To improve the efficacy of chimeric antigen receptor T-cell therapies, Nirali N. Shah, MD, MHSc, suggested including new constructs that target more than 1 antigen in patients with acute lymphoblastic leukemia, during a presentation at the 2019 SOHO Annual Meeting.<br />
Nirali N. Shah, MD
To improve the efficacy of chimeric antigen receptor (CAR) T-cell therapies, Nirali N. Shah, MD, MHSc, suggested including new constructs that target more than 1 antigen in patients with acute lymphoblastic leukemia (ALL), during a presentation at the 2019 SOHO Annual Meeting.
A growing understanding of resistance mechanisms to single-antigen CAR therapies is prompting investigators to consider new approaches to improve outcomes in several areas, Shah said.
“We need to optimize combinatorial treatment strategies,” said Shah, head of the hematologic malignancies section of the Pediatric Oncology Branch at the National Cancer Institute (NCI) Center for Cancer Research. “We need to study the impact of sequential immunotherapeutic targeting strategies. We need to think about priming the leukemia to see if we can optimize the CAR T-cell response, and the role of consolidative HSCT [hematopoietic stem cell transplantation] needs to be more well defined.”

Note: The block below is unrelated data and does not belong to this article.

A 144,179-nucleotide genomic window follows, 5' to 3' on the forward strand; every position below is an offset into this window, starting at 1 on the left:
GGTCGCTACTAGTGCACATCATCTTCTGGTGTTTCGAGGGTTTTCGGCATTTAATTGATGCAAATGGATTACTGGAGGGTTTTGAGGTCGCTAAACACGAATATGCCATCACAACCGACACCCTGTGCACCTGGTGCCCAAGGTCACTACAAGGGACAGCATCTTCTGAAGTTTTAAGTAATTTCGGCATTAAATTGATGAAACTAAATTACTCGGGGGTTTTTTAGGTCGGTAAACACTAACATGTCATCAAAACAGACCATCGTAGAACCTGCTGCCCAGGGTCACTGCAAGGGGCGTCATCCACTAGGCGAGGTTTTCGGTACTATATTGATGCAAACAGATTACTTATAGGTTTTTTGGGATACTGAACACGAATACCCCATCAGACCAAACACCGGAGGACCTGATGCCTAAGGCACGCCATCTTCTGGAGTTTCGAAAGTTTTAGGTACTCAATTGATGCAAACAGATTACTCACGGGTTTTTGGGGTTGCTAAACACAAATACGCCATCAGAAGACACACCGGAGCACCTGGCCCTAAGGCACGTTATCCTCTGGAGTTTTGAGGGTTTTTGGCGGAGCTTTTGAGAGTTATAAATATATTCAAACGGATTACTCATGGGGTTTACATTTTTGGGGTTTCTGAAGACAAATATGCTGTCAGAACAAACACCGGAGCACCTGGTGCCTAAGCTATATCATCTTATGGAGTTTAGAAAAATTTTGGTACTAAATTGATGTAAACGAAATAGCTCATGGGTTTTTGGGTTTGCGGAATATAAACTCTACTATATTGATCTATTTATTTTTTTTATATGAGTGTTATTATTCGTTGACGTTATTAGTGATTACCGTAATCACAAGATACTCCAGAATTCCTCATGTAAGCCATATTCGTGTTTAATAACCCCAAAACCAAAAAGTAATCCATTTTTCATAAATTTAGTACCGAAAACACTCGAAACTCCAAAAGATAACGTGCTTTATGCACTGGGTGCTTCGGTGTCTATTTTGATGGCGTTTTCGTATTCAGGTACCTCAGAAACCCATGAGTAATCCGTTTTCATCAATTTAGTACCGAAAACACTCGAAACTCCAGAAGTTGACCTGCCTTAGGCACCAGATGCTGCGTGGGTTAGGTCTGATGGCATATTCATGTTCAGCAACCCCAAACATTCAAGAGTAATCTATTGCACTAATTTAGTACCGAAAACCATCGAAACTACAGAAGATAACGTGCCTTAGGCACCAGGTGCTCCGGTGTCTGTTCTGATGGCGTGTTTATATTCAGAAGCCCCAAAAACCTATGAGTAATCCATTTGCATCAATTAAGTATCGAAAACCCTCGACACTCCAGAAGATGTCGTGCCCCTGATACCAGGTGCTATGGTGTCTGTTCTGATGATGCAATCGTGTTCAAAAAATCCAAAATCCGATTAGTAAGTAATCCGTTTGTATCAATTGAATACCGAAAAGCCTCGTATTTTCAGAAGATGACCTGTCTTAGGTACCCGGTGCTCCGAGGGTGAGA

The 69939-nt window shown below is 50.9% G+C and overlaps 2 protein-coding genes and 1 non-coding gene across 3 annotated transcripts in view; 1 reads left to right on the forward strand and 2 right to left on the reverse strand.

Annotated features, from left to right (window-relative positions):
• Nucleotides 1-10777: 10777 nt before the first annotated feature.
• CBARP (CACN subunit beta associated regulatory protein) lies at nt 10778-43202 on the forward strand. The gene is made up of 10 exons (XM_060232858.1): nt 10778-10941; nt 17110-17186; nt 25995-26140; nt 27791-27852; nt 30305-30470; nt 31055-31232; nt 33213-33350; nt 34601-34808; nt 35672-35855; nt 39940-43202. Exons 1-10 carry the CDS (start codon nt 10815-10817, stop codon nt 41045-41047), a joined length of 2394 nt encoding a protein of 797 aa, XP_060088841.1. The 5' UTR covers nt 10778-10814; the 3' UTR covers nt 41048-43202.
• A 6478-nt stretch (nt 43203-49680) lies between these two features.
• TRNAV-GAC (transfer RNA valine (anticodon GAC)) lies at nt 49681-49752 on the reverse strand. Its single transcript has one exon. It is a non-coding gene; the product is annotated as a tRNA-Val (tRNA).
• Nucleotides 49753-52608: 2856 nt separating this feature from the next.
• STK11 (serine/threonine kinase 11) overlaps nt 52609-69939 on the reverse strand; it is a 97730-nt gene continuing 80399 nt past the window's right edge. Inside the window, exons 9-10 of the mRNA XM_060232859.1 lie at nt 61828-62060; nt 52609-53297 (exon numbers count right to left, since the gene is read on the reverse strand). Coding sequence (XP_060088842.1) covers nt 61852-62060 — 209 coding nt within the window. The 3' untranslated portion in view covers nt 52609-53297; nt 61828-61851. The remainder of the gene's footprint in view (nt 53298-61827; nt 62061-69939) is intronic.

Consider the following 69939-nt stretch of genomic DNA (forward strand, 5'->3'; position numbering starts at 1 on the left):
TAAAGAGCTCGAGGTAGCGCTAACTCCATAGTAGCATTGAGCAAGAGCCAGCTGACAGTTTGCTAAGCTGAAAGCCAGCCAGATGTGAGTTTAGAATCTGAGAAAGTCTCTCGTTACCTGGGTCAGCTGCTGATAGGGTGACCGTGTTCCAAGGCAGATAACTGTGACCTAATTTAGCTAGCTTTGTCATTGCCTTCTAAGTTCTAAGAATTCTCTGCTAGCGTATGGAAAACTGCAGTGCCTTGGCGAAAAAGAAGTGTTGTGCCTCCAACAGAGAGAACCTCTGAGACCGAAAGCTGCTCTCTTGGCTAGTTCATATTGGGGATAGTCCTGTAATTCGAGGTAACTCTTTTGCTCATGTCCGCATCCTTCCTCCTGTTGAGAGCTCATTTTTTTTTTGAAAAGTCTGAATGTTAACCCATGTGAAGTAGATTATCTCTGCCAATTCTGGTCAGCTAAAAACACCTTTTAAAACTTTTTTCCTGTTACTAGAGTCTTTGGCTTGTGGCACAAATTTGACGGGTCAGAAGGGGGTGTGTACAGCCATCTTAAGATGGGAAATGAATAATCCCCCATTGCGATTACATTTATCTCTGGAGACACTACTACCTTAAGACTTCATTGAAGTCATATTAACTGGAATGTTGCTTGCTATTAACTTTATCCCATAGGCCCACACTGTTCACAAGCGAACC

In 2017, the FDA approved 2 CD19-directed CAR T-cell therapies: tisagenlecleucel (Kymriah) for treating patients ≤25 years with relapsed or refractory (R/R) B-cell precursor ALL, and axicabtagene ciloleucel (Yescarta), for adults with R/R large B-cell lymphomas who have received ≥2 lines of systemic therapy. The indication for tisagenlecleucel was expanded the following year to include adults with R/R large B-cell lymphomas who previously received ≥2 lines of systemic therapy.1
The data show that tisagenlecleucel induces long-term remission, Shah said. In a phase II study of tisagenlecleucel therapy in 75 pediatric and young adult patients (aged ≥3 years up to 21 years) with CD19-positive R/R B-cell ALL and at least 3 months of follow-up, the overall remission rate was 81% (95% CI, 71%-89%), consisting of a 60% complete remission (CR) rate and a 21% CR with incomplete hematologic recovery. At 12 months, the event-free survival and overall survival rates, respectively, were 50% (95% CI, 35%-64%) and 76% (95% CI, 63%-86%), and the median duration of remission was not reached.2